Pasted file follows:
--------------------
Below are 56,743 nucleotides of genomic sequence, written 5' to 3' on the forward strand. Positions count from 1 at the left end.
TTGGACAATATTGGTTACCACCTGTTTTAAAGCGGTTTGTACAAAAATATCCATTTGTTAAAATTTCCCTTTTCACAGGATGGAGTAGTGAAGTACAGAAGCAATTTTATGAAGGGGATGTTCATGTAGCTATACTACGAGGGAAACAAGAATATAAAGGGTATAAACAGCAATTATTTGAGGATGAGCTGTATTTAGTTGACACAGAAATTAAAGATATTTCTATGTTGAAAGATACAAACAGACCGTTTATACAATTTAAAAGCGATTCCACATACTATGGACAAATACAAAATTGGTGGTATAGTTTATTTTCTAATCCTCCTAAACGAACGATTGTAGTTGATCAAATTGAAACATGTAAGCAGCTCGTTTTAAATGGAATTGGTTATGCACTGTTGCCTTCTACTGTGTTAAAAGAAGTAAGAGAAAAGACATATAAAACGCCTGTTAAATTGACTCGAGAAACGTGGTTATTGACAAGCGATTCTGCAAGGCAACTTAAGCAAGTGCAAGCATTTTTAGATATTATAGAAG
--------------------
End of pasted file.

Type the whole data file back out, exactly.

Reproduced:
Below are 56,743 nucleotides of genomic sequence, written 5' to 3' on the forward strand. Positions count from 1 at the left end.
TTGGACAATATTGGTTACCACCTGTTTTAAAGCGGTTTGTACAAAAATATCCATTTGTTAAAATTTCCCTTTTCACAGGATGGAGTAGTGAAGTACAGAAGCAATTTTATGAAGGGGATGTTCATGTAGCTATACTACGAGGGAAACAAGAATATAAAGGGTATAAACAGCAATTATTTGAGGATGAGCTGTATTTAGTTGACACAGAAATTAAAGATATTTCTATGTTGAAAGATACAAACAGACCGTTTATACAATTTAAAAGCGATTCCACATACTATGGACAAATACAAAATTGGTGGTATAGTTTATTTTCTAATCCTCCTAAACGAACGATTGTAGTTGATCAAATTGAAACATGTAAGCAGCTCGTTTTAAATGGAATTGGTTATGCACTGTTGCCTTCTACTGTGTTAAAAGAAGTAAGAGAAAAGACATATAAAACGCCTGTTAAATTGACTCGAGAAACGTGGTTATTGACAAGCGATTCTGCAAGGCAACTTAAGCAAGTGCAAGCATTTTTAGATATTATAGAAG